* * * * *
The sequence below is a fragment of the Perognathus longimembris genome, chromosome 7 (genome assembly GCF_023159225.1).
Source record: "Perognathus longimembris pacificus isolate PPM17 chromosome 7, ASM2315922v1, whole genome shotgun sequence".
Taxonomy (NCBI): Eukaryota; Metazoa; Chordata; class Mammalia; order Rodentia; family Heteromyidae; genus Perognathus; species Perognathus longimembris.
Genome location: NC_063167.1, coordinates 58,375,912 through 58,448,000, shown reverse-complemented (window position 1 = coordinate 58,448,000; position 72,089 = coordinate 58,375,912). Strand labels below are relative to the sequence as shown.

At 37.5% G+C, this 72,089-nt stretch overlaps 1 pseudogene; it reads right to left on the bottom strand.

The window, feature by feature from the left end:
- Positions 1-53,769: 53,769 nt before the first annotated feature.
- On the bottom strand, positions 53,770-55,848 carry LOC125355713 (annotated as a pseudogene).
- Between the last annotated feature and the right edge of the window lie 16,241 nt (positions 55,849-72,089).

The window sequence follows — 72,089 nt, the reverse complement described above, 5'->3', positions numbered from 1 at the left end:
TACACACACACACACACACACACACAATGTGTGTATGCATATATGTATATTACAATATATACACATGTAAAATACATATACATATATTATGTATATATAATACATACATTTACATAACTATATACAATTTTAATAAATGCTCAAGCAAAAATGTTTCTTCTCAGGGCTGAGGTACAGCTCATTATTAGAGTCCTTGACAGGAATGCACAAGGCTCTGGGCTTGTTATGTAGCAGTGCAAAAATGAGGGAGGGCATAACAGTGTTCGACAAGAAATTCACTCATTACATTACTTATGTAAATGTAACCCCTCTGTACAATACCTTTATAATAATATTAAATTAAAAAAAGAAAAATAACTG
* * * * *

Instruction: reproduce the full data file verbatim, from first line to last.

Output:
The sequence below is a fragment of the Perognathus longimembris genome, chromosome 7 (genome assembly GCF_023159225.1).
Source record: "Perognathus longimembris pacificus isolate PPM17 chromosome 7, ASM2315922v1, whole genome shotgun sequence".
Taxonomy (NCBI): Eukaryota; Metazoa; Chordata; class Mammalia; order Rodentia; family Heteromyidae; genus Perognathus; species Perognathus longimembris.
Genome location: NC_063167.1, coordinates 58,375,912 through 58,448,000, shown reverse-complemented (window position 1 = coordinate 58,448,000; position 72,089 = coordinate 58,375,912). Strand labels below are relative to the sequence as shown.

At 37.5% G+C, this 72,089-nt stretch overlaps 1 pseudogene; it reads right to left on the bottom strand.

The window, feature by feature from the left end:
- Positions 1-53,769: 53,769 nt before the first annotated feature.
- On the bottom strand, positions 53,770-55,848 carry LOC125355713 (annotated as a pseudogene).
- Between the last annotated feature and the right edge of the window lie 16,241 nt (positions 55,849-72,089).

The window sequence follows — 72,089 nt, the reverse complement described above, 5'->3', positions numbered from 1 at the left end:
TACACACACACACACACACACACACAATGTGTGTATGCATATATGTATATTACAATATATACACATGTAAAATACATATACATATATTATGTATATATAATACATACATTTACATAACTATATACAATTTTAATAAATGCTCAAGCAAAAATGTTTCTTCTCAGGGCTGAGGTACAGCTCATTATTAGAGTCCTTGACAGGAATGCACAAGGCTCTGGGCTTGTTATGTAGCAGTGCAAAAATGAGGGAGGGCATAACAGTGTTCGACAAGAAATTCACTCATTACATTACTTATGTAAATGTAACCCCTCTGTACAATACCTTTATAATAATATTAAATTAAAAAAAGAAAAATAACTG